Jay Mathews

The 12 Top College Rivalries in the Country

Harvard and Yale officially deny any competition between the two Ivies. Ditto Annapolis and West Point. But Ohio State and Michigan invite students to bring it on. Who's really the best? You decide.

25 Hottest Universities

College Guide: It's that time of year again, when high-school seniors and their parents gear up for the admissions game. In excerpts from our annual newsstand issue, here's what you need to know about the newest trends.

Steroid Abuse: The Dangers Facing Teens

NEWSWEEK's list of America's best high schools, this year with a record 1,258 names, began as a tale of just two schools. They were Garfield High School, full of children of Hispanic immigrants in East Los Angeles, and Mamaroneck High School, a much smaller campus serving very affluent families in Westchester County, N.Y.

Test Wars

For one brief moment, after years of fear and loathing, America seemed ready to make peace with the SAT. When the University of California several years ago threatened to treat the test like a bad batch of cafeteria food and tell applicants not to buy it, the College Board junked the bewildering analogy questions (warthogs are to pigs as politicians are to what?), created a writing section (including producing an essay), added tougher math questions and more reading analysis--and had everybody...

America's Hot Colleges

For students looking to attend an American university, a few names have always loomed large: the eight Ivies, a few small institutions like Amherst and some celebrated state schools like the University of California, Berkeley.


Ah, serendipity. A generation ago, when Americans spoke of the best colleges, they had a pretty good idea: the oldest ones, a few of the biggest and not much else.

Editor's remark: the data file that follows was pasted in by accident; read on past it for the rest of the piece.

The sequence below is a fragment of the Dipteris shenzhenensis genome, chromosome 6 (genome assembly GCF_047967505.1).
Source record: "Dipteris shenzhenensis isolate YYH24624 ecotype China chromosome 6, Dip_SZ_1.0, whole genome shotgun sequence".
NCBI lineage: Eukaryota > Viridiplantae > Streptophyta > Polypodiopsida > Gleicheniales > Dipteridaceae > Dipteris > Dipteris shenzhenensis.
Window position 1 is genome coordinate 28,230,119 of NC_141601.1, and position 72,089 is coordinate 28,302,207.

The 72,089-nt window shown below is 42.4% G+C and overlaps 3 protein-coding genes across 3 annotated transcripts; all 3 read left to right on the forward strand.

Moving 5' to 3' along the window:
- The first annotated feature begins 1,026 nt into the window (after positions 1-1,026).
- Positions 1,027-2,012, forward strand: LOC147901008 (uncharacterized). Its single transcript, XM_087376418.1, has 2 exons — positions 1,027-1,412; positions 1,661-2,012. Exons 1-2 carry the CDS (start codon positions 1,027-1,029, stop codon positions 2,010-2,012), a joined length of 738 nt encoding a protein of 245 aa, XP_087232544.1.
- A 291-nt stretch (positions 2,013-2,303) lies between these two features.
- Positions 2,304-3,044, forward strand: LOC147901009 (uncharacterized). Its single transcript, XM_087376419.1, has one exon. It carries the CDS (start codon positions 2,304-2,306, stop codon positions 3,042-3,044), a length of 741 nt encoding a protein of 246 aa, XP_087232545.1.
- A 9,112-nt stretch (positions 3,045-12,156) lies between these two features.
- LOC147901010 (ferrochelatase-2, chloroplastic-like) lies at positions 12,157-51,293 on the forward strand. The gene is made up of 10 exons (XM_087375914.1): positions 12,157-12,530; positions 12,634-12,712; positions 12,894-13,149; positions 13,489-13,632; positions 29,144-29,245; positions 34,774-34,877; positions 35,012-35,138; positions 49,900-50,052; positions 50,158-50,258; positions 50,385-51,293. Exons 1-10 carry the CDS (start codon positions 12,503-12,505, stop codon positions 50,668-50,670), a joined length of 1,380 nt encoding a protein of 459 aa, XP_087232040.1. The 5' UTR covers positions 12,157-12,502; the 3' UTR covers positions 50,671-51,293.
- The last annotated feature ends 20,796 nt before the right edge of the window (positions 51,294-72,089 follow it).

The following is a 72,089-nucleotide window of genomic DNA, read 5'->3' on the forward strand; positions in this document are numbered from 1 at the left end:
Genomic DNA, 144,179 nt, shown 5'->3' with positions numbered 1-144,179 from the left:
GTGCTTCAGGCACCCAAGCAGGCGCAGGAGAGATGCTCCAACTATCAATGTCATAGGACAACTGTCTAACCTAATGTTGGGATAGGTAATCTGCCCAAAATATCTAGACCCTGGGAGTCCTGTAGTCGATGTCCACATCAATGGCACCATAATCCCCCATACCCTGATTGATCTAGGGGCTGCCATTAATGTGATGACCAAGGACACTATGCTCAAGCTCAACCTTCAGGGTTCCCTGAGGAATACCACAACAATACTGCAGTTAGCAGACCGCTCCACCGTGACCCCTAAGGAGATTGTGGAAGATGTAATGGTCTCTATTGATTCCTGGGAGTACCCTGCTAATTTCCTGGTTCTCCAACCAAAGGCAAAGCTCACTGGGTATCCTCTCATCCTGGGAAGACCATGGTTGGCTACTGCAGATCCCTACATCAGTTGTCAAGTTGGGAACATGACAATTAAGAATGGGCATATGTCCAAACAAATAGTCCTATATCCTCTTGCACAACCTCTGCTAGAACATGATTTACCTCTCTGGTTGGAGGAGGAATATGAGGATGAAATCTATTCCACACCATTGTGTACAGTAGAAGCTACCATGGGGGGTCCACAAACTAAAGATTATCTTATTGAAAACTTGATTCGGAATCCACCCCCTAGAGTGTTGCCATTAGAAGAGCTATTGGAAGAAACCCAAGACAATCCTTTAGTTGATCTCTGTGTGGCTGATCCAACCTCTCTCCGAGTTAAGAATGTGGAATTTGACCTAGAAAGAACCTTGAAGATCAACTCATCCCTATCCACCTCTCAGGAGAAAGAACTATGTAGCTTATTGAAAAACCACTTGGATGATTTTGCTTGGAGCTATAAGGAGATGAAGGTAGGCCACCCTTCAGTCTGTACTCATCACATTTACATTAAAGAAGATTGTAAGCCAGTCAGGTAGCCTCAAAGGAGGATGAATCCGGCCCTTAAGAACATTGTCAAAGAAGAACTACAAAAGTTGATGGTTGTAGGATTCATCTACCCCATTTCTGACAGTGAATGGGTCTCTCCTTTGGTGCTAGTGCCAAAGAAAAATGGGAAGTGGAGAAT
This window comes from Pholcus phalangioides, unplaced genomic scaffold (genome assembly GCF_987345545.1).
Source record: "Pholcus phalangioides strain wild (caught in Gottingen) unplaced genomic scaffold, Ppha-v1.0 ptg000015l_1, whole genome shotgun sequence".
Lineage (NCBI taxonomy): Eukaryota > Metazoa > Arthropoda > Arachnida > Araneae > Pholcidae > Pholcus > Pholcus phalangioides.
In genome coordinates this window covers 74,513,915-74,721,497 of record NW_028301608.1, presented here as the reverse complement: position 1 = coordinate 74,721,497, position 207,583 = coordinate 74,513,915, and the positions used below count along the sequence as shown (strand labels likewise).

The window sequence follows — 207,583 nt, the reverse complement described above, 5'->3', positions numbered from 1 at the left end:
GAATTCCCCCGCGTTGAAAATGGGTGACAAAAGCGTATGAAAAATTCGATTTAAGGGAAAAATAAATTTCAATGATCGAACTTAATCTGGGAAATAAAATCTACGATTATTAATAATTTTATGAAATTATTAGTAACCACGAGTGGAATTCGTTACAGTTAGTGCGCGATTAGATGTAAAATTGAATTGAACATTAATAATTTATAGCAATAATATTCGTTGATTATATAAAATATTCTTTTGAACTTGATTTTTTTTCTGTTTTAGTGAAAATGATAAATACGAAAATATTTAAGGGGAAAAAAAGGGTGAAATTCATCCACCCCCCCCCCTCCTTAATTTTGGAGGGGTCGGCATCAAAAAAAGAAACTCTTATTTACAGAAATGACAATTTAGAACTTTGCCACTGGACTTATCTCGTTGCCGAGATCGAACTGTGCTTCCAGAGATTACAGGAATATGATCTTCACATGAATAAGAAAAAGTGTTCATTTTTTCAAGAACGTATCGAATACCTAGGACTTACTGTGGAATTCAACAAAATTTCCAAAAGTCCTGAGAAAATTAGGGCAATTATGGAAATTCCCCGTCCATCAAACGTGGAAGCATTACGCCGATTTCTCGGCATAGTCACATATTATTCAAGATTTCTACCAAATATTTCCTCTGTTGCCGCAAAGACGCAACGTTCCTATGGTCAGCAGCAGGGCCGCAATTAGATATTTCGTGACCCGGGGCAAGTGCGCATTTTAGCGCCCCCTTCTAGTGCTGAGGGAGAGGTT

Morgan Wilbanks was in for a series of shocks when he transferred to the Jefferson County International Baccalaureate (IB) School in Alabama at the beginning of his sophomore year.


Dave Montesano spent 50 hours with Natasha Lalji. Her parents could afford his company's $3,200 fee, and the family wanted his advice on what would distinguish her from other students in the competition for a good college.


Admit it: we have a problem. This urge to get our kids into prestigious colleges is a sickness, and we are not handling it well. Our children may have a touch of the same illness, but they get over it fast.


They were a team: Kyle Sullivan-Jones, the teenager, with his father, Bruce Jones. Equipped with a $3,000 budget for bicoastal travel and application fees, along with a mutual determination not to lose touch with reality, together they would endure the college-admissions process.

The New College Game

In the college-admission season just past, Ben Weinberg was one of the hot prospects--1430 SAT, A-minus average at a very competitive private school, jazz pianist, tennis player and future biomedical researcher.


Telltale essays, eternal wait lists, 'mutual massage'--this is the newest lexicon of the process. Colleges manipulate admissions. Now students are fighting back.

Very Late Decision

In An Age Of Early Everything, There's A Way To Get Into College At The Very Last Minute. Are You The Persuasive Type

The 100 Best High Schools In America

The Surge In The Number Of Students Taking Ap Tests Is Changing Life Inside America's Classrooms--And Altering The Rules Of The College-Admissions Game. A Look At A New Set Of Winners For 2003

Daring To Be Different

Tests aren't the only way to judge a high school. In the past decade, educators around the country have created dozens of intriguing models for reform. They include virtual high schools where all classes are online and "theme" schools based on environmental issues or the health-care profession.

The Best High Schools

Nick Freeman, an honor-roll student at Clayton A. Bouton High School in the hilly Albany suburb of Voorheesville, N.Y., had nearly a 90 average in social studies and English.

Psst, Kid, Wanna Buy A. . .

Mathews is the author of "Escalante," a book about the calculus teacher who was featured in the movie "Stand and Deliver." No one suspected that a mathematics textbook series could ever become underground literature.

Undercover Bias Busters

Back in March 1991, Gale S. Molovinsky, head of the Executive Suite employment agency in Washington, D.C., welcomed Karen Baker into his office for a warm chat about her career.